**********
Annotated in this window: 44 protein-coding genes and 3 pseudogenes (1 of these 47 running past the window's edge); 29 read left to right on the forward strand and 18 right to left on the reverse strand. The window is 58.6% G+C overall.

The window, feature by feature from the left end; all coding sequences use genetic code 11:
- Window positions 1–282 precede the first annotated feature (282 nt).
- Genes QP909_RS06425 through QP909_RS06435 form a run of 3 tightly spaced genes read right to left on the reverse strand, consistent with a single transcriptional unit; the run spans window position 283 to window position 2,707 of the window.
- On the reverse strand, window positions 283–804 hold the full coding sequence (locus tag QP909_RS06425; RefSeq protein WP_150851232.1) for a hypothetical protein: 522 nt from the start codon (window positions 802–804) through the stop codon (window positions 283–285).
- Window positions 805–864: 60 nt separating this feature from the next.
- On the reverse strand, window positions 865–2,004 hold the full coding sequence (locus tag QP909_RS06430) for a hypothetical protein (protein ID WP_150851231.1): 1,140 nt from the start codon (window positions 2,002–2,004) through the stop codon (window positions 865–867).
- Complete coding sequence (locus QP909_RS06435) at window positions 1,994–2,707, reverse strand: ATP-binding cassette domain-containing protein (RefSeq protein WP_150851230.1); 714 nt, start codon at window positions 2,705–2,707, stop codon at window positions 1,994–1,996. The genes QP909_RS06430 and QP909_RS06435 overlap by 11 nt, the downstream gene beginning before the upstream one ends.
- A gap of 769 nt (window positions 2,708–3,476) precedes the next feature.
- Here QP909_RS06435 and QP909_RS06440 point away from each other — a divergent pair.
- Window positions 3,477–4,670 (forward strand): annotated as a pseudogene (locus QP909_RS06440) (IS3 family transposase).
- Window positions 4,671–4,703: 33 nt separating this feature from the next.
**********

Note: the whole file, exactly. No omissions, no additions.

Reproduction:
Annotated in this window: 44 protein-coding genes and 3 pseudogenes (1 of these 47 running past the window's edge); 29 read left to right on the forward strand and 18 right to left on the reverse strand. The window is 58.6% G+C overall.

The window, feature by feature from the left end; all coding sequences use genetic code 11:
- Window positions 1–282 precede the first annotated feature (282 nt).
- Genes QP909_RS06425 through QP909_RS06435 form a run of 3 tightly spaced genes read right to left on the reverse strand, consistent with a single transcriptional unit; the run spans window position 283 to window position 2,707 of the window.
- On the reverse strand, window positions 283–804 hold the full coding sequence (locus tag QP909_RS06425; RefSeq protein WP_150851232.1) for a hypothetical protein: 522 nt from the start codon (window positions 802–804) through the stop codon (window positions 283–285).
- Window positions 805–864: 60 nt separating this feature from the next.
- On the reverse strand, window positions 865–2,004 hold the full coding sequence (locus tag QP909_RS06430) for a hypothetical protein (protein ID WP_150851231.1): 1,140 nt from the start codon (window positions 2,002–2,004) through the stop codon (window positions 865–867).
- Complete coding sequence (locus QP909_RS06435) at window positions 1,994–2,707, reverse strand: ATP-binding cassette domain-containing protein (RefSeq protein WP_150851230.1); 714 nt, start codon at window positions 2,705–2,707, stop codon at window positions 1,994–1,996. The genes QP909_RS06430 and QP909_RS06435 overlap by 11 nt, the downstream gene beginning before the upstream one ends.
- A gap of 769 nt (window positions 2,708–3,476) precedes the next feature.
- Here QP909_RS06435 and QP909_RS06440 point away from each other — a divergent pair.
- Window positions 3,477–4,670 (forward strand): annotated as a pseudogene (locus QP909_RS06440) (IS3 family transposase).
- Window positions 4,671–4,703: 33 nt separating this feature from the next.